Colombia – The Perils of Peace

In the long-run peace will be good for business but companies need to be prepared for increased tax liabilities and integrity risks, writes Sergio Guzmán, Control Risks principal Colombia, Bolivia and Suriname analyst…

Colombia is beginning a new stage in its history. As a result of the peace agreement signed in late 2016 between the government and the leftist Revolutionary Armed Forces of Colombia (FARC) guerilla group, Colombia could address some of its most pressing structural problems, such as poverty, inequality and development. But progress will not be quick. According to government sources, full implementation of the agreement will take 15 years, followed by a ten-year period of consolidation.

The implementation of the peace deal has been beset by delays and controversy. There have been breaches of the ceasefire on both sides, the deadline for FARC disarmament was pushed back, while Colombia’s Constitutional Court ruled against some elements of the government’s plan to fast-track peace deal-related legislation. However, there has been some progress. One the 13th of June the UN confirmed that it has now decommissioned 60% of the Farc’s weapons stockpile with the task expected to be completed by next week.

No such thing as a free peace

A survey of Control Risks’ clients in Colombia found that companies are aware that the post-agreement period will bring about uncertainty, but that firms may be ill prepared to face the challenges ahead. We can expect heightened social unrest in rural areas, integrity risks resulting from lack of state presence, and security challenges. Companies operating in rural areas must prepare plans in anticipation of the eventual dissolution of the FARC and will have to deal with a number of complex circumstances including the legal and social risks associated with land reform, illegal mining and the existence of landmines throughout the country. An extra cost will come in the form of the requirement to provide jobs for ex-combatants in vulnerable communities and increased taxes. There will also be scrutiny into allegations involving private companies financing crimes committed in the context of the war. Dealing with these last two issues will be crucial for companies that want to thrive in the post-conflict era.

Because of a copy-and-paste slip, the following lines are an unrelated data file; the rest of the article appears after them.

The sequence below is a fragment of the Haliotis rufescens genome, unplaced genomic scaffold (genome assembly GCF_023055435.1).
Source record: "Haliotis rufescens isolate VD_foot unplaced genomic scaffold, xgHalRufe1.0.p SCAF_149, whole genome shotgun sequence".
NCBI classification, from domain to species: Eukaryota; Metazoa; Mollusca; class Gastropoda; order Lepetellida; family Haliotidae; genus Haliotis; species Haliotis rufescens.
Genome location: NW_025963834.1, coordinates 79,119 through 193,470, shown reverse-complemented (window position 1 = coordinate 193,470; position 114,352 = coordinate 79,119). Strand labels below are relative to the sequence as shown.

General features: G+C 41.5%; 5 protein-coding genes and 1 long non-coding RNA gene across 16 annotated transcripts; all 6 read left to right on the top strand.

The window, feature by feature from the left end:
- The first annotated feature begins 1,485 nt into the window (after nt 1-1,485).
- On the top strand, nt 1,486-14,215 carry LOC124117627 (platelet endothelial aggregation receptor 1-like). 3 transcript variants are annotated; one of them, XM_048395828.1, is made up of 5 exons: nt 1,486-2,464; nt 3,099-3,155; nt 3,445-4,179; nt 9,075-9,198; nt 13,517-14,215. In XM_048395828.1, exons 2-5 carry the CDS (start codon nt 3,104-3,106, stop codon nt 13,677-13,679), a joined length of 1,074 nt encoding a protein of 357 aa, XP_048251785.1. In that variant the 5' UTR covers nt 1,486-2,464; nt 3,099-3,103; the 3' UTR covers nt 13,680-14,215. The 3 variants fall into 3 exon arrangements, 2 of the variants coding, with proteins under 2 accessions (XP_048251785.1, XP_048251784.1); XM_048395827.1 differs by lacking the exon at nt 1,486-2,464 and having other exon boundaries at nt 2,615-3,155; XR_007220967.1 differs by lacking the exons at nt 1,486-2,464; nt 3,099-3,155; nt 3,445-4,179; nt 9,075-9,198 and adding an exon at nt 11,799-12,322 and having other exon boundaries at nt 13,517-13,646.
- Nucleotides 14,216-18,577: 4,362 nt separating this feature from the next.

"We can expect heightened social unrest in rural areas, integrity risks resulting from lack of state presence, and security challenges…"

Tax risks are poised to increase as the government seeks additional revenue to plug the country’s considerable fiscal deficit. The passage of the FARC deal and the impending expansion of laws and expenditures to sustain implementation will cause further strain on government finances. The National Planning Department (DNP by its Spanish acronym) expects public expenditure to grow by 4% of GDP to fund post-conflict initiatives. Meanwhile, slowing economic growth due to commodity price decline has weakened the Colombian peso. According to Oxford Economics, since 2014 the Colombian peso tracks oil prices in a correlation above 80%.